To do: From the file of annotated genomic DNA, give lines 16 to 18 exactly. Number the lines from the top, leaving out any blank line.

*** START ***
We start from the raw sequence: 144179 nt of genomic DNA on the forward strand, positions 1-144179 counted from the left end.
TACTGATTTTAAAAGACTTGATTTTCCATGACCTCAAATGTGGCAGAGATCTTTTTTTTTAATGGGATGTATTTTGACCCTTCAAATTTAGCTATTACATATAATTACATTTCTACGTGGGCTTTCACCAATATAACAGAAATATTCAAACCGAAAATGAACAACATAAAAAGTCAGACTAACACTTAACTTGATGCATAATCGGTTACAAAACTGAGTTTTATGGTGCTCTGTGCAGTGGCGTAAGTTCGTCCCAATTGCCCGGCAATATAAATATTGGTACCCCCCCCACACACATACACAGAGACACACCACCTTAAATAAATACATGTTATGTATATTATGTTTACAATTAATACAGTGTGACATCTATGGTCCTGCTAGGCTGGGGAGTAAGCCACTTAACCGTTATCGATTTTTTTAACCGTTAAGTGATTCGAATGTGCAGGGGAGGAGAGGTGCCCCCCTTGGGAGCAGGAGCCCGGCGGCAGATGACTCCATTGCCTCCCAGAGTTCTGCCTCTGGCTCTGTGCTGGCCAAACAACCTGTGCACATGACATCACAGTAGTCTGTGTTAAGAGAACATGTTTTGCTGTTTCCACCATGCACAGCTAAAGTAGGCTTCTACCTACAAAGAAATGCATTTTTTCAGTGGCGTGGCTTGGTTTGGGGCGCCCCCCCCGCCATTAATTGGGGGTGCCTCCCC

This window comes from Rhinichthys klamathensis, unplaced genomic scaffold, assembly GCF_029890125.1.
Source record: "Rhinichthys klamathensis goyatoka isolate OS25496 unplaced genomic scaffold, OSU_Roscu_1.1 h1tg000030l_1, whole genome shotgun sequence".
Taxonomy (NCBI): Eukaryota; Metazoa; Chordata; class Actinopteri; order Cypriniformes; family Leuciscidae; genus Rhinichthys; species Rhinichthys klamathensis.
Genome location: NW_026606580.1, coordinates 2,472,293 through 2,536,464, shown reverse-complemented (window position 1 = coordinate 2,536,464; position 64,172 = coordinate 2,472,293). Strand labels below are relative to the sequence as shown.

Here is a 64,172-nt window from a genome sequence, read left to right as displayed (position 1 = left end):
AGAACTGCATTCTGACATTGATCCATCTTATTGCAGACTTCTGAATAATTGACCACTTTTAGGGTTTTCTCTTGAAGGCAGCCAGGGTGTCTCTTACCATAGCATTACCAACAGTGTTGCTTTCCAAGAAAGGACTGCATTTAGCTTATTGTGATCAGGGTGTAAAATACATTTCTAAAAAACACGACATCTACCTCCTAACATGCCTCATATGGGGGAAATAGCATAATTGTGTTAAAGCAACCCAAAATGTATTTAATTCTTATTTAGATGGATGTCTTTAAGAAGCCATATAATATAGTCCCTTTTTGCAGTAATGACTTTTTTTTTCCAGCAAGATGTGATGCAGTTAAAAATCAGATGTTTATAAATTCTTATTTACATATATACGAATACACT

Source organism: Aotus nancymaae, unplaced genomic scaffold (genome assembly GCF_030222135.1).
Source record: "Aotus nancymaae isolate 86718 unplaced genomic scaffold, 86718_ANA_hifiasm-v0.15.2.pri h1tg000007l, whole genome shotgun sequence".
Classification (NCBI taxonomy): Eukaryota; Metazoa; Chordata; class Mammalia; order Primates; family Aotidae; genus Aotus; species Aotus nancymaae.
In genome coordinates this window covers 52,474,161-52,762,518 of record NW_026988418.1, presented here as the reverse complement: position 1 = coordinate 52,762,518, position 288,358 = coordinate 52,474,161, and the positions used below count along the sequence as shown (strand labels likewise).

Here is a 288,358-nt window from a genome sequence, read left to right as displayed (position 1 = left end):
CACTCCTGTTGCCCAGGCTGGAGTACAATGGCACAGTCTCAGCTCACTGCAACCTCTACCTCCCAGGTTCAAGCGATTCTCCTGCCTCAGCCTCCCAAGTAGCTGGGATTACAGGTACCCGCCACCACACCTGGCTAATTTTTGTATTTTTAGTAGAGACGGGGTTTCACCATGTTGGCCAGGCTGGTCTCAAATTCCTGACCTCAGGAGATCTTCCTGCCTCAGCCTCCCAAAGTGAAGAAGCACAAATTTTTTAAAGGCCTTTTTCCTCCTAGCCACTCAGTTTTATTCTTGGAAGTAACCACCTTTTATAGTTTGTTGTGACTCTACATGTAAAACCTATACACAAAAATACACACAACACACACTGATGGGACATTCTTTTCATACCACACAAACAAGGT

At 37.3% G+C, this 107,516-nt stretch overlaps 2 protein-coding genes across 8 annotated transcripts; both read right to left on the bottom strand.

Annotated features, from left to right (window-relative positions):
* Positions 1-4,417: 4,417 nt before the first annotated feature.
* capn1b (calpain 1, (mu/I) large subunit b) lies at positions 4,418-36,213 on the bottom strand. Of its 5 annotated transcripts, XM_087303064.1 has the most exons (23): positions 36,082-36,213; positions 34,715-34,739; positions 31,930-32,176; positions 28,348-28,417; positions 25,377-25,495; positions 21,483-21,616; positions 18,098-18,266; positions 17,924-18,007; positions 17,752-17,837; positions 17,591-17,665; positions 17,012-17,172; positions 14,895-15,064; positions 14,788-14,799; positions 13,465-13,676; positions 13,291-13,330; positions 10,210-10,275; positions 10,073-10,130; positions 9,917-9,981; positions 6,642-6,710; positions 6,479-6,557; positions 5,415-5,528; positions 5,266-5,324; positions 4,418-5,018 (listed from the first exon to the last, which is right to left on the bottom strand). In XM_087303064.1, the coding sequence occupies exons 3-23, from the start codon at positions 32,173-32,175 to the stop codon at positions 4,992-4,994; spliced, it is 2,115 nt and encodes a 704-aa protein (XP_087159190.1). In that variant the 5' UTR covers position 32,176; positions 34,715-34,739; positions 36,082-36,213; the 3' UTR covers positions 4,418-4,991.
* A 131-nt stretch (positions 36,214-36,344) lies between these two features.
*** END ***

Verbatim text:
Annotated features, from left to right (window-relative positions):
* Positions 1-4,417: 4,417 nt before the first annotated feature.
* capn1b (calpain 1, (mu/I) large subunit b) lies at positions 4,418-36,213 on the bottom strand. Of its 5 annotated transcripts, XM_087303064.1 has the most exons (23): positions 36,082-36,213; positions 34,715-34,739; positions 31,930-32,176; positions 28,348-28,417; positions 25,377-25,495; positions 21,483-21,616; positions 18,098-18,266; positions 17,924-18,007; positions 17,752-17,837; positions 17,591-17,665; positions 17,012-17,172; positions 14,895-15,064; positions 14,788-14,799; positions 13,465-13,676; positions 13,291-13,330; positions 10,210-10,275; positions 10,073-10,130; positions 9,917-9,981; positions 6,642-6,710; positions 6,479-6,557; positions 5,415-5,528; positions 5,266-5,324; positions 4,418-5,018 (listed from the first exon to the last, which is right to left on the bottom strand). In XM_087303064.1, the coding sequence occupies exons 3-23, from the start codon at positions 32,173-32,175 to the stop codon at positions 4,992-4,994; spliced, it is 2,115 nt and encodes a 704-aa protein (XP_087159190.1). In that variant the 5' UTR covers position 32,176; positions 34,715-34,739; positions 36,082-36,213; the 3' UTR covers positions 4,418-4,991.